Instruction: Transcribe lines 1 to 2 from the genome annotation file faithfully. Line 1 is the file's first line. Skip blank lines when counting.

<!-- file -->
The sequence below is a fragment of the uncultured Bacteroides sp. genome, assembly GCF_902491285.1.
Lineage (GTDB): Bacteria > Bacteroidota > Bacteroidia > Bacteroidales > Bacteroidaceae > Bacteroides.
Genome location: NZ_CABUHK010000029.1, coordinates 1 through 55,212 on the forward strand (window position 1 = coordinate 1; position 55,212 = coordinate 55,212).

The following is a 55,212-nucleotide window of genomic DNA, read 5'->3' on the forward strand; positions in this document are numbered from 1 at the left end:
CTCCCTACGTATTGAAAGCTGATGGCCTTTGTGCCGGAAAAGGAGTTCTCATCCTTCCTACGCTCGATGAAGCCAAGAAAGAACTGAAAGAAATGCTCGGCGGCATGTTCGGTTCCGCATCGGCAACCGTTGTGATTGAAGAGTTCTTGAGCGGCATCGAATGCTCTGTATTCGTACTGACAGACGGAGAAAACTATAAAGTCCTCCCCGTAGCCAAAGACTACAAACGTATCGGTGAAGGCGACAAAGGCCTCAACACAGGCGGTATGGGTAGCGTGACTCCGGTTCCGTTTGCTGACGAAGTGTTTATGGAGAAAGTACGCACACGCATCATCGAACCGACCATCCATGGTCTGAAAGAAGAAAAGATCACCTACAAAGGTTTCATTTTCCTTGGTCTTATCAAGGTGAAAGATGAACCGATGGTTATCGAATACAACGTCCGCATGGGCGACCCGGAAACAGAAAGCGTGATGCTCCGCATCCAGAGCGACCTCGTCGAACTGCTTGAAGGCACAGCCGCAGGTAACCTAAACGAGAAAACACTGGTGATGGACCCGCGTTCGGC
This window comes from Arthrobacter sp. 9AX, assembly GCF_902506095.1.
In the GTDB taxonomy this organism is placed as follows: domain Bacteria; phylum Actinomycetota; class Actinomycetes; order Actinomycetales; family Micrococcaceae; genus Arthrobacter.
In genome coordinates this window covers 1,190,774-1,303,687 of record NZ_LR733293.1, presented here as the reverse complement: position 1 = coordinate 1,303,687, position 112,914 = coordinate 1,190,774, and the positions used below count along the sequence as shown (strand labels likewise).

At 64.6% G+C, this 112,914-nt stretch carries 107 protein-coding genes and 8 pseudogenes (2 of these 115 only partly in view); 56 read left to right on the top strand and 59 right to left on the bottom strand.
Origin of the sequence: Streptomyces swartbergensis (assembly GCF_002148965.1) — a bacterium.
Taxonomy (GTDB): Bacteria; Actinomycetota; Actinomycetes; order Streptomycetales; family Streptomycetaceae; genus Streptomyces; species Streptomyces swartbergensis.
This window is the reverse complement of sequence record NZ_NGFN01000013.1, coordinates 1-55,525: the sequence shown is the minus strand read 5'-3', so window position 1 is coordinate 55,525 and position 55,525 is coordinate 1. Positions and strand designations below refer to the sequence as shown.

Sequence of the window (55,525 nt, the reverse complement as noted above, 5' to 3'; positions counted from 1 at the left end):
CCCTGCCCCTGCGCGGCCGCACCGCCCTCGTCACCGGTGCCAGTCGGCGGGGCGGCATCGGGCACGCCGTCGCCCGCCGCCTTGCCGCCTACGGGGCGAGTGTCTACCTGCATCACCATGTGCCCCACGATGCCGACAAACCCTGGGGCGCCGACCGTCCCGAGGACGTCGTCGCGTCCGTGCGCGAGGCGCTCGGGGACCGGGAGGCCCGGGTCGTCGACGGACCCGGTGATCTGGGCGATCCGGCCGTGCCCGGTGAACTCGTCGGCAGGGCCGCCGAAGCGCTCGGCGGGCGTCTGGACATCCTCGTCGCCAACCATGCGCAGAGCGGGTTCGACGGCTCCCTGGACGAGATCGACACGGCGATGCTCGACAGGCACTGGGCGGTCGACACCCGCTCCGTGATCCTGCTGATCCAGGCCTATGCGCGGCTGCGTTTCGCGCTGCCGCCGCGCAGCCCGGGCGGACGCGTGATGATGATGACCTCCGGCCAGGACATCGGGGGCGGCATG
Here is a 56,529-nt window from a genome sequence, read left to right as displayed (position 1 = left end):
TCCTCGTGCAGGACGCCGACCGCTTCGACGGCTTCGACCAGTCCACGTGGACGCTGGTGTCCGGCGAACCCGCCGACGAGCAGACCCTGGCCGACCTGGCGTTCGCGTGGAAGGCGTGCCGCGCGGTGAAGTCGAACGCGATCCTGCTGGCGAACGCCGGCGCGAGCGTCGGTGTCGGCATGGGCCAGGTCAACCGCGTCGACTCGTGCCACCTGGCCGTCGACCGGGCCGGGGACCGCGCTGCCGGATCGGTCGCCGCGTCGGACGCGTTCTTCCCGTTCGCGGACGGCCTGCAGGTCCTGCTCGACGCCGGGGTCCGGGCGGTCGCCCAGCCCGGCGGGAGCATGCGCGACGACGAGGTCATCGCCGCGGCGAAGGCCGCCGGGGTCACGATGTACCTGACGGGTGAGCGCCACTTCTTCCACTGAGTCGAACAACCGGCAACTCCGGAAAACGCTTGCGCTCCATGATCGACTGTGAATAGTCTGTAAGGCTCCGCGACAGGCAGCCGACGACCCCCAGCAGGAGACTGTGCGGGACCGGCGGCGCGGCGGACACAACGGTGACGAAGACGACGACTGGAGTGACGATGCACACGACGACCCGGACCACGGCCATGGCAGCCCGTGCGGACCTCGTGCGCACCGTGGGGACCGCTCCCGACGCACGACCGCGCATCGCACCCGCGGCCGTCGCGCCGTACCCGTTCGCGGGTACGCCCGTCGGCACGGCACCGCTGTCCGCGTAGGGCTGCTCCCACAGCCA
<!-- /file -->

The sequence below is a fragment of the uncultured Bacteroides sp. genome, assembly GCF_902491285.1.
Lineage (GTDB): Bacteria > Bacteroidota > Bacteroidia > Bacteroidales > Bacteroidaceae > Bacteroides.